Love is in the air today, the first day that gay and lesbian couples can legally wed in the state of New York. In the city alone, 823 couples—including two of Mayor Bloomberg’s aides—are scheduled to be married. It’s all thanks to the Marriage Equality Act, which passed late last month. In honor of this historic victory for civil rights and love, Bwog reached out to pertinent campus groups to get their take on the passage of the Act. Also be sure to check out Cityroom’s piece on how young New Yorkers—that’s sort of us!—feel about marriage equality in New York.

CQA‘s response:

CQA applauds New York State for affirming the relationships of LGBTQ New Yorkers by passing the historic Marriage Equality Act! While this victory is certainly a cause for celebration, it is also an opportunity for the Columbia community to open serious dialogue about the Defense of Marriage Act (DOMA), the proper role of the State in marriage, and the many next steps that we can take in advancing rights for all LGBTQ persons.


Columbia’s Everyone Allied Against Homophobia is proud to join in the celebration of Governor Cuomo and the New York State Legislature’s approval of marriage equality. Marriage equality is an important step on the road to ending discrimination against the LGBTQ community and achieving equal rights throughout America. In particular, EAAH would like to congratulate our own State Assemblyman, Daniel O’Donnell, on his recent engagement to his partner of 31 years. Assemblyman O’Donnell has worked tirelessly for marriage equality and introduced the Marriage Equality Bill in the State Assembly four times since 2007. We are proud to have him representing Columbia and the rest of the 69th District.

However, EAAH also recognizes that much work remains in achieving recognition of LGBTQ equality: discrimination in housing and employment based on sexual orientation and gender identity and expression, providing support services for LGBTQ homeless youth who have been denied a home simply for being true to themselves, the daily harassment and discrimination which LGBTQ kids and teens across the nation face daily, and an immigration system which does not recognize the legitimacy of same-sex marriages all remain serious issues. EAAH remains firmly committed to fighting for a greater recognition of the equality and dignity of LGBTQ individuals through education and activism on Columbia’s campus and the greater community.”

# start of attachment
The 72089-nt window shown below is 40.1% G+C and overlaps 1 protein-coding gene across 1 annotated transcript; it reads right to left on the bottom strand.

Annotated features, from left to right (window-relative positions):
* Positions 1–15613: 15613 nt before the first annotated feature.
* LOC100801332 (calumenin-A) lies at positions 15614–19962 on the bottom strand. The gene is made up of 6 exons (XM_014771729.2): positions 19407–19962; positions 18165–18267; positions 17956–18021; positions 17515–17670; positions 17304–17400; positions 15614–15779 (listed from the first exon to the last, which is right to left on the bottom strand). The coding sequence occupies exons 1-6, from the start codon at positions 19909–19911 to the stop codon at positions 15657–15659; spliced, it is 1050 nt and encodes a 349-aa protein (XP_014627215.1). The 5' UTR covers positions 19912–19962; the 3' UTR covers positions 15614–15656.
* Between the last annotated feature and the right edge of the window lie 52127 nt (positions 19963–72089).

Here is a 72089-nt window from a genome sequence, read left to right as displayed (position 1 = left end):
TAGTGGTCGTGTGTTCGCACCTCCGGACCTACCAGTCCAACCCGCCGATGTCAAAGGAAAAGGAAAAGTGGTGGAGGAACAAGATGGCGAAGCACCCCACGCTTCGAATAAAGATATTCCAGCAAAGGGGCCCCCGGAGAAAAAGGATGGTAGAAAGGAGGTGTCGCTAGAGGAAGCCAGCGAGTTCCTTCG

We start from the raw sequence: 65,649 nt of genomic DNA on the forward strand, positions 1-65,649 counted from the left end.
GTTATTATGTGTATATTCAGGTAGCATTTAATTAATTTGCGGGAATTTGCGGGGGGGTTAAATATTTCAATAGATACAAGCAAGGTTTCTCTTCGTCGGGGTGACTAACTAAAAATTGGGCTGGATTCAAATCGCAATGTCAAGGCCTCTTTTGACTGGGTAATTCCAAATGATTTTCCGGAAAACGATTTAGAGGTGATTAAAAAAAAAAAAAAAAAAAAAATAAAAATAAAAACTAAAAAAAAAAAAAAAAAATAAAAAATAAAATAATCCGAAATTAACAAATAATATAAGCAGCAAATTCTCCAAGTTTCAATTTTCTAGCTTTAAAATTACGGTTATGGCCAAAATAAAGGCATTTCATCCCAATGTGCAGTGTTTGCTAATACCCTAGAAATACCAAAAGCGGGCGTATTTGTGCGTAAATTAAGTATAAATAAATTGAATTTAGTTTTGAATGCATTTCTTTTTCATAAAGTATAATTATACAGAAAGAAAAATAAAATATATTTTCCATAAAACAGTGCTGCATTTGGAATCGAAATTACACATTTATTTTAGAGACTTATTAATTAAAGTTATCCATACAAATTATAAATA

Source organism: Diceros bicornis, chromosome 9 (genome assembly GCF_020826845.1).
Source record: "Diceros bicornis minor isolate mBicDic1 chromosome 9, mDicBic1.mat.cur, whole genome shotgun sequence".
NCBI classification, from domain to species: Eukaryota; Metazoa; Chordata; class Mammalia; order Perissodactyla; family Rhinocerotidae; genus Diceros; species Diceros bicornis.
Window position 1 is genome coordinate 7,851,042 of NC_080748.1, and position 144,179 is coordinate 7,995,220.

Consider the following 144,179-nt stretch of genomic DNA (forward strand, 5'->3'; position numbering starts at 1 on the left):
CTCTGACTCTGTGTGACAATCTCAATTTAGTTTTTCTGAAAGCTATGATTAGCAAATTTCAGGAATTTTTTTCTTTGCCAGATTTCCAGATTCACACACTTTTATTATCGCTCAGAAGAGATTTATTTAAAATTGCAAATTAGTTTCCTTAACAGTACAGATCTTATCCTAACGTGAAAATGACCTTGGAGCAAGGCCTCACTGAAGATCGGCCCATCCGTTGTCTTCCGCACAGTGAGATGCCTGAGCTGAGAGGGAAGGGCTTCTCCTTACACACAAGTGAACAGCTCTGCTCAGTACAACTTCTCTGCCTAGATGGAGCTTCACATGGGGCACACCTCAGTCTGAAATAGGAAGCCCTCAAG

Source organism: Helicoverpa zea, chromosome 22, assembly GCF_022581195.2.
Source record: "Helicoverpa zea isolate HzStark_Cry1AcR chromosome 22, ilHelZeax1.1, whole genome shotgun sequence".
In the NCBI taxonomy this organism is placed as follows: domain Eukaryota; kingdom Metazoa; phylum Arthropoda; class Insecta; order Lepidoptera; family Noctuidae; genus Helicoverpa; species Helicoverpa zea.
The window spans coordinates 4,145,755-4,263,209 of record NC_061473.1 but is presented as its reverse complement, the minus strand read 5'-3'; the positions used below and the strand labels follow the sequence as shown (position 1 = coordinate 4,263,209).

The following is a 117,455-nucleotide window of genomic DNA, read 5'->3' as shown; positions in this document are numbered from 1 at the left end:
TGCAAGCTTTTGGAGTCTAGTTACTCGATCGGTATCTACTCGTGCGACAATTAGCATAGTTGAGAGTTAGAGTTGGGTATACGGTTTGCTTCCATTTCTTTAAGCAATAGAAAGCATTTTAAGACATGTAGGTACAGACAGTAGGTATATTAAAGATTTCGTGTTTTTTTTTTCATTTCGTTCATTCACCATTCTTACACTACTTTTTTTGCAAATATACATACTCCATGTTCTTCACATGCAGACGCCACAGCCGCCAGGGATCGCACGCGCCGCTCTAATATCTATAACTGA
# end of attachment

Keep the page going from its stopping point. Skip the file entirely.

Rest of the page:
And GendeRevolution‘s:

“GendeRevolution finds the recent passage of the marriage equality bill by the New York State legislature a welcome development and a victory for the acceptance of sexual minorities in the United States. But we feel that LGBTTQQIA [Lesbian, Gay, Bisexual, Transgender, Transsexual, Queer, Questioning, Intersexed, Asexual] persons and their allies in New York ought to be well aware that this victory is far from the end of struggle for social and political equality for sexual and gender minorities in this country. At a time when more than 90% of transgender Americans report having faced employment discrimination and the transgender community endures rates of homelessness and unemployment double those of the general population, as the National Gay and Lesbian Task Force noted in a landmark study released this February, more urgent matters call for our attention. High school students across the country continue to report frequent and merciless bullying due to real or perceived sexual and gender identity, rates of suicide attempts and homelessness among LGBTTQQIA youth remain staggering, we do not yet have national employment non-discrimination legislation, and it is estimated that one trans person every month is the fatal victim of a hate crime. In the face of these desperate problems, marriage equality in New York remains an important milestone, but we cannot let ourselves be distracted from either the invidious conditions under which so many LGBTTQQIA persons live in this country, or what we can do to change them.”

Hearts from Wikimedia Commons.